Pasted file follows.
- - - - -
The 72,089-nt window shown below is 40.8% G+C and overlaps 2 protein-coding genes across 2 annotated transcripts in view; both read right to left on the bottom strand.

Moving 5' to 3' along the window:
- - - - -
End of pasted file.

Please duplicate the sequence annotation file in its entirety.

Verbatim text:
The 72,089-nt window shown below is 40.8% G+C and overlaps 2 protein-coding genes across 2 annotated transcripts in view; both read right to left on the bottom strand.

Moving 5' to 3' along the window: